New Housing Units for the Homeless Open on Valencia

first_imgThe expansion, with operating costs of about $7.7 million a year (or $31,557. per unit per year) including all services and rent subsidies, gets roughly half its funding from the federal Department of Housing and Urban Development and the other half from local sources like the General Fund, and agencies like the San Francisco Housing Authority, the Department of Homelessness and the Tenderloin Housing Clinic. Through the program, the city finds low-occupancy locations and the nonprofit obtains a master lease, which a Department of Homelessness spokesperson said usually last around 20 years with the option to renew every 10 years. SRO tenants in place – a manager at the hotel estimated there are around 17 pre-existing residents – at the time of the switch will remain until they leave of their own accord.“These new units will end homelessness overnight for 244 San Franciscans,” Lee said in a statement. “We are thrilled to provide new housing opportunities and hand over the keys to the new units to those who deserve the chance at a fresh start.”“It’s great that chronically homeless individuals can move into quality housing in the very popular 16th and Valencia Street neighborhood, the improving Mid-Market, and less than a block from the Hilton in an exciting part of the Tenderloin,” said Randy Shaw, Executive Director of the Tenderloin Housing Clinic, in the statement. Tags: homeless • housing • valencia street Share this: FacebookTwitterRedditemail,0% San Francisco’s Department of Homelessness and Supportive Housing announced Wednesday that 244 new permanent supportive housing units will come online over the next three months – 50 of them in the Mission District.Valencia Street’s Crown Hotel, where units came online October 27 and prospective tenants are currently viewing its apartments, is one of three hotels now becoming available to help house people living on the streets and in shelters. The others will open later this year, and all three are managed by the Tenderloin Housing Clinic. The units are aimed at housing individuals who have been homeless for a year or more and have disabling conditions, with some units reserved for veterans. Tenants are selected through a local coordinated entry program for federally subsidized units, and residents pay a third of their income, no matter the income.In supportive housing units, residents have access not just to a permanent roof over their heads but on-site social services – which include case management to help tenants access entitlement benefits, health care, or even education depending on their needs.center_img 0%last_img read more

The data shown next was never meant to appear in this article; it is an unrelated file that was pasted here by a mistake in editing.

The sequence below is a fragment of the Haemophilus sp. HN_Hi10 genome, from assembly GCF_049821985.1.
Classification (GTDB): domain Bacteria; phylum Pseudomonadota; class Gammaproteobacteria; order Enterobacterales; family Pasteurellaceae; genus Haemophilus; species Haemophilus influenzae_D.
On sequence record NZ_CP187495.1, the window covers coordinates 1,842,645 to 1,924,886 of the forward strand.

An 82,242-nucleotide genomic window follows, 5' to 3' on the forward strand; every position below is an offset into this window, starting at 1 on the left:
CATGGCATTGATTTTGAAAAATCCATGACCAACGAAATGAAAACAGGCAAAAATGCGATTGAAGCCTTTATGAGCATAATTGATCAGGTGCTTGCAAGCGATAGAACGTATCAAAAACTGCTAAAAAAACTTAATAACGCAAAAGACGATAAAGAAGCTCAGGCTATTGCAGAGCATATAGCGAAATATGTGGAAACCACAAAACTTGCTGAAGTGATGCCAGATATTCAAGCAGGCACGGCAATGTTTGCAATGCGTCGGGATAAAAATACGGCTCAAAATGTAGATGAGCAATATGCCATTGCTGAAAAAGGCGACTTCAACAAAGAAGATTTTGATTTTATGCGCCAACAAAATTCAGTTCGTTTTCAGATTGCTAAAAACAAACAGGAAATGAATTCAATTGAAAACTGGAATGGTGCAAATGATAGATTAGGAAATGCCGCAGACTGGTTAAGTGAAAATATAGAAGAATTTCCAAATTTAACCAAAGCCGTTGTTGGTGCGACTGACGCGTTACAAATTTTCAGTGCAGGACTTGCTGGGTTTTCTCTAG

SAINTS are delighted to announce that Typhoo has a

first_imgSAINTS are delighted to announce that Typhoo has agreed to be the Club’s main kit sponsors for the next three seasons.Following on from their sponsorship of the club over the last two years, the fastest growing brand in the tea category will once again feature on the front of the chest on all playing kit, replica shirts and trainingwear as well as the warm-up and coaching staff apparel.The red and white colours match both the team and brand identities perfectly and in addition, Typhoo will also become main sponsors to the Players’ Lounge which will now be called the ‘Typhoo Hall of Fame’.Since becoming sponsors, Typhoo – based in Merseyside – have served more than 15,000 branded cups of Typhoo Tea at home games and have created the ‘Typhoo Family Stand’ where young children can go with their parents and enjoy the game.Rugby League is a perfect family fit for the Typhoo brand with a third of the audience being female.St.Helens and the club’s fans will also continue to support the ‘Typhoo Sports for All’ programme with bucket collections at selected games, enabling further funds to be invested in the firm’s community sports programme.Keith Packer, Typhoo CEO, commented: “The first two years of our sponsorship of St. Helens has been a great partnership between Saints and Typhoo.“The sponsorship has helped drive our brand awareness with our target market and we look forward to putting further OO into the relationship.”Mike Rush, St. Helens CEO, added: “We are delighted to once again partner with such a proactive brand as Typhoo. Our partnership over the last two seasons has increased both parties’ brand awareness and we are excited about the future.“Typhoo is a well-known, household brand and the fact they have extended the partnership not only augers well for St Helens but Rugby League as a whole.”Saints welcomed Ben Fogle to the club on Tuesday to announce the partnership and we’ll post pictures of the challenges he undertook with the press and players Jon Wilkin and Paul Wellens shortly.last_img read more

JORDAN Turner says the mood in the camp is still p